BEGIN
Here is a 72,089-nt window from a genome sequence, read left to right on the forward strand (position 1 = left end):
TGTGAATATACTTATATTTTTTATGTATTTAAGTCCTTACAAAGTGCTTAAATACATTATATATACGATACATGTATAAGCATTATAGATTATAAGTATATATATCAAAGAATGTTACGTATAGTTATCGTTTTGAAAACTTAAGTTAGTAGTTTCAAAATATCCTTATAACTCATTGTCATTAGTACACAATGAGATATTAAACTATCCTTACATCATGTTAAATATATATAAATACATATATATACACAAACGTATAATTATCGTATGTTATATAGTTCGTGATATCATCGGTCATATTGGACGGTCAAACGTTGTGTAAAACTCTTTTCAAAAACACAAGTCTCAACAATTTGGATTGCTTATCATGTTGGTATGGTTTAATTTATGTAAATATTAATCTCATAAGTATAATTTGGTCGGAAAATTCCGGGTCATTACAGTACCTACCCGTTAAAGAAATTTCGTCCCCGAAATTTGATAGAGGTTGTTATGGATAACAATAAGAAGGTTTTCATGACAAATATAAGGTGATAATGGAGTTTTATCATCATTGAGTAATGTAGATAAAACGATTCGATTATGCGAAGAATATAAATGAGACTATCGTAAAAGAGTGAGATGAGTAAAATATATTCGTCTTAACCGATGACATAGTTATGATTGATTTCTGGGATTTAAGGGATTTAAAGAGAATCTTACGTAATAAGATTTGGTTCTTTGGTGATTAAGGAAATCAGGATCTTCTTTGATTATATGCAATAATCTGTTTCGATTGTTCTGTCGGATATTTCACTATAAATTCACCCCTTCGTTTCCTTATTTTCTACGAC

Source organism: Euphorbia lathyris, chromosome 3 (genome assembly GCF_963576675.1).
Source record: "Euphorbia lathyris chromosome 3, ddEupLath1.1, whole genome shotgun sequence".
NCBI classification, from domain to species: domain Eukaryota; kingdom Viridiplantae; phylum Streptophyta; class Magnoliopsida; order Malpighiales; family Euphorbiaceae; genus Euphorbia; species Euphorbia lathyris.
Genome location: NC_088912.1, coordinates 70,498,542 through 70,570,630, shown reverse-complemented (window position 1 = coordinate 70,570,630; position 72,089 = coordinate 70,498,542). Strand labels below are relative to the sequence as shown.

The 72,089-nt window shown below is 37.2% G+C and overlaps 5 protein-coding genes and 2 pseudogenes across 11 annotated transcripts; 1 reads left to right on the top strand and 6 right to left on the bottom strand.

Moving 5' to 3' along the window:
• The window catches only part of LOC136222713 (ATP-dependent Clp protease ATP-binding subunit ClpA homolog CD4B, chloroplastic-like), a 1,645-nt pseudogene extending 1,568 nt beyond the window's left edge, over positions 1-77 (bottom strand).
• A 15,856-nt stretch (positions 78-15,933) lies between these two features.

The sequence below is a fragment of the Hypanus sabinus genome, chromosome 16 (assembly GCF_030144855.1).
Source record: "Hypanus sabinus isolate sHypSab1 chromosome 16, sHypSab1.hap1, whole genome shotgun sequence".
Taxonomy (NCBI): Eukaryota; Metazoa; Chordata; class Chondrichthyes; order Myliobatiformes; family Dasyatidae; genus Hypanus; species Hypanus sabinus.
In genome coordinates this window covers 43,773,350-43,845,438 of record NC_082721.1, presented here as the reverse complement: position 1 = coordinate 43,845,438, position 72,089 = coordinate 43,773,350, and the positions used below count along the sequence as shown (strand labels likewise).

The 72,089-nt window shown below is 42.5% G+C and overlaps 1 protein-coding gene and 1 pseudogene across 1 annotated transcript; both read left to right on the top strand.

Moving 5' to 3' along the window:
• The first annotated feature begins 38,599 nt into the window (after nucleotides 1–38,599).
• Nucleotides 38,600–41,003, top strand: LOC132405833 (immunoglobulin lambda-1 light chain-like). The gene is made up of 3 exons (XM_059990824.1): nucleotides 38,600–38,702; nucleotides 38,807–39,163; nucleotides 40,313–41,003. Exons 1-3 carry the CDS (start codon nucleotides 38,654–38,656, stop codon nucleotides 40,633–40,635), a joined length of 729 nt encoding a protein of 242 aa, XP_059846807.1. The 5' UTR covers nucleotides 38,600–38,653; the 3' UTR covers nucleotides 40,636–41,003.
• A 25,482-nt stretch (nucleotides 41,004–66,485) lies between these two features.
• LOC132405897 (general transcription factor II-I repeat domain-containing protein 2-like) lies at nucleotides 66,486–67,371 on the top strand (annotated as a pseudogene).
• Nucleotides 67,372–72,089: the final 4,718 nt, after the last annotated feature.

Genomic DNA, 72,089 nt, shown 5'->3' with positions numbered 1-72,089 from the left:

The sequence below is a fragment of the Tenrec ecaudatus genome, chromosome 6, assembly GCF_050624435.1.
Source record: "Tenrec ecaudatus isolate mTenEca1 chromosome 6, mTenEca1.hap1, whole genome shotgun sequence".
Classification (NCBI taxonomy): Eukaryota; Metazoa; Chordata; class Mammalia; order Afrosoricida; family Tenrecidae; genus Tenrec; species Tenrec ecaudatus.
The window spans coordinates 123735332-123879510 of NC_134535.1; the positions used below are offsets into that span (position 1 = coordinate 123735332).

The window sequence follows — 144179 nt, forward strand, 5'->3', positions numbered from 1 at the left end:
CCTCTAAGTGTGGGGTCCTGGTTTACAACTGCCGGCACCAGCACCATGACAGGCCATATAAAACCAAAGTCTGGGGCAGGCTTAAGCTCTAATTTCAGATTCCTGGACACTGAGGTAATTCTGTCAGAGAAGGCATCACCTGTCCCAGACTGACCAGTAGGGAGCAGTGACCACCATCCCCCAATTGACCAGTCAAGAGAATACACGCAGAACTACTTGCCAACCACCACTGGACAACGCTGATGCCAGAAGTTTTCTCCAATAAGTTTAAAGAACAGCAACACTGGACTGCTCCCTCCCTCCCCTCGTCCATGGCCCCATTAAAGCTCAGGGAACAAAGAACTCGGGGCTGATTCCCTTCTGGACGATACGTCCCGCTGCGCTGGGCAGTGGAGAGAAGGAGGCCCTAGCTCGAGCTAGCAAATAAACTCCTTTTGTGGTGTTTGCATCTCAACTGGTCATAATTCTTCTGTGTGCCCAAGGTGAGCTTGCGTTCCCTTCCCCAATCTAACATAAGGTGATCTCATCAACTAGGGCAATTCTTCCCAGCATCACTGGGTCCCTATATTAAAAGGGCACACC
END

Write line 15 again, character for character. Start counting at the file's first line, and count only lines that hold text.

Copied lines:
The 72,089-nt window shown below is 42.5% G+C and overlaps 1 protein-coding gene and 1 pseudogene across 1 annotated transcript; both read left to right on the top strand.